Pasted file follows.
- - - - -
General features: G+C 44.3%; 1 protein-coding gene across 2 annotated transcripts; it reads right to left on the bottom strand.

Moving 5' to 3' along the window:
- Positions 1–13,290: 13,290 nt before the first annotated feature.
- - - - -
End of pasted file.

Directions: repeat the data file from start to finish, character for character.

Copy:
General features: G+C 44.3%; 1 protein-coding gene across 2 annotated transcripts; it reads right to left on the bottom strand.

Moving 5' to 3' along the window:
- Positions 1–13,290: 13,290 nt before the first annotated feature.